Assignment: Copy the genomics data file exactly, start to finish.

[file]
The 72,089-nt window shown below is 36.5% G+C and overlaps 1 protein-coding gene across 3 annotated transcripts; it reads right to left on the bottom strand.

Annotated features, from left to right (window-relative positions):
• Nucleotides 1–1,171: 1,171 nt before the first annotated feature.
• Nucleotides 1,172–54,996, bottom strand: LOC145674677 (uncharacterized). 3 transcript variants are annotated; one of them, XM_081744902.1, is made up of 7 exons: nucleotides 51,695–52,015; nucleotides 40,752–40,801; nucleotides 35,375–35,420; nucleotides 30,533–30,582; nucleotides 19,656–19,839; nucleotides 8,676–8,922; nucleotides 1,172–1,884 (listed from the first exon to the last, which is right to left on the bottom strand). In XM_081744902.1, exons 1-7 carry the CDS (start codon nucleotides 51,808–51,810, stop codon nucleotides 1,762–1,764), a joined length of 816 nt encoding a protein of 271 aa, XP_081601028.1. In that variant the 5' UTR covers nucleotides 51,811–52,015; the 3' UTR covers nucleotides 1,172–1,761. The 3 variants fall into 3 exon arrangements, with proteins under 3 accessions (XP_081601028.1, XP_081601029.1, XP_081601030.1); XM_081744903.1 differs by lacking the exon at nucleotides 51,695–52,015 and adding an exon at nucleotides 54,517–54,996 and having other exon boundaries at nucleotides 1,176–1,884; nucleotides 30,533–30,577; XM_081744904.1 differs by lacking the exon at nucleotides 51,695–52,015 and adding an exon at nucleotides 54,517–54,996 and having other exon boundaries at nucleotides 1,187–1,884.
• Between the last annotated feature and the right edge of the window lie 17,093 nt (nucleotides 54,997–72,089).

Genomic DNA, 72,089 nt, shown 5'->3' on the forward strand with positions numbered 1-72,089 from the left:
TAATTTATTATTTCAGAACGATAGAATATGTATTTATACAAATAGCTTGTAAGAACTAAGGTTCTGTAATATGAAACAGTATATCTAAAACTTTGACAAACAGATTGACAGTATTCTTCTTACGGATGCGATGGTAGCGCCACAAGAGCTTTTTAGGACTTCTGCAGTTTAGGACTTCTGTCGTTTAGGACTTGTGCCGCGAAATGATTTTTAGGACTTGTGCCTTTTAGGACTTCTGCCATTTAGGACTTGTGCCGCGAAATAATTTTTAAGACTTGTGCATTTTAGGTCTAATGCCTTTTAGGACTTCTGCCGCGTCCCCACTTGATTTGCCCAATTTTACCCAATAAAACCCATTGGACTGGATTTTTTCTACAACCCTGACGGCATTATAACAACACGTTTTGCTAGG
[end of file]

The 72,089-nt window shown below is 36.5% G+C and overlaps 1 protein-coding gene across 3 annotated transcripts; it reads right to left on the bottom strand.

Annotated features, from left to right (window-relative positions):
• Nucleotides 1–1,171: 1,171 nt before the first annotated feature.
• Nucleotides 1,172–54,996, bottom strand: LOC145674677 (uncharacterized). 3 transcript variants are annotated; one of them, XM_081744902.1, is made up of 7 exons: nucleotides 51,695–52,015; nucleotides 40,752–40,801; nucleotides 35,375–35,420; nucleotides 30,533–30,582; nucleotides 19,656–19,839; nucleotides 8,676–8,922; nucleotides 1,172–1,884 (listed from the first exon to the last, which is right to left on the bottom strand). In XM_081744902.1, exons 1-7 carry the CDS (start codon nucleotides 51,808–51,810, stop codon nucleotides 1,762–1,764), a joined length of 816 nt encoding a protein of 271 aa, XP_081601028.1. In that variant the 5' UTR covers nucleotides 51,811–52,015; the 3' UTR covers nucleotides 1,172–1,761. The 3 variants fall into 3 exon arrangements, with proteins under 3 accessions (XP_081601028.1, XP_081601029.1, XP_081601030.1); XM_081744903.1 differs by lacking the exon at nucleotides 51,695–52,015 and adding an exon at nucleotides 54,517–54,996 and having other exon boundaries at nucleotides 1,176–1,884; nucleotides 30,533–30,577; XM_081744904.1 differs by lacking the exon at nucleotides 51,695–52,015 and adding an exon at nucleotides 54,517–54,996 and having other exon boundaries at nucleotides 1,187–1,884.
• Between the last annotated feature and the right edge of the window lie 17,093 nt (nucleotides 54,997–72,089).

Genomic DNA, 72,089 nt, shown 5'->3' on the forward strand with positions numbered 1-72,089 from the left:
TAATTTATTATTTCAGAACGATAGAATATGTATTTATACAAATAGCTTGTAAGAACTAAGGTTCTGTAATATGAAACAGTATATCTAAAACTTTGACAAACAGATTGACAGTATTCTTCTTACGGATGCGATGGTAGCGCCACAAGAGCTTTTTAGGACTTCTGCAGTTTAGGACTTCTGTCGTTTAGGACTTGTGCCGCGAAATGATTTTTAGGACTTGTGCCTTTTAGGACTTCTGCCATTTAGGACTTGTGCCGCGAAATAATTTTTAAGACTTGTGCATTTTAGGTCTAATGCCTTTTAGGACTTCTGCCGCGTCCCCACTTGATTTGCCCAATTTTACCCAATAAAACCCATTGGACTGGATTTTTTCTACAACCCTGACGGCATTATAACAACACGTTTTGCTAGG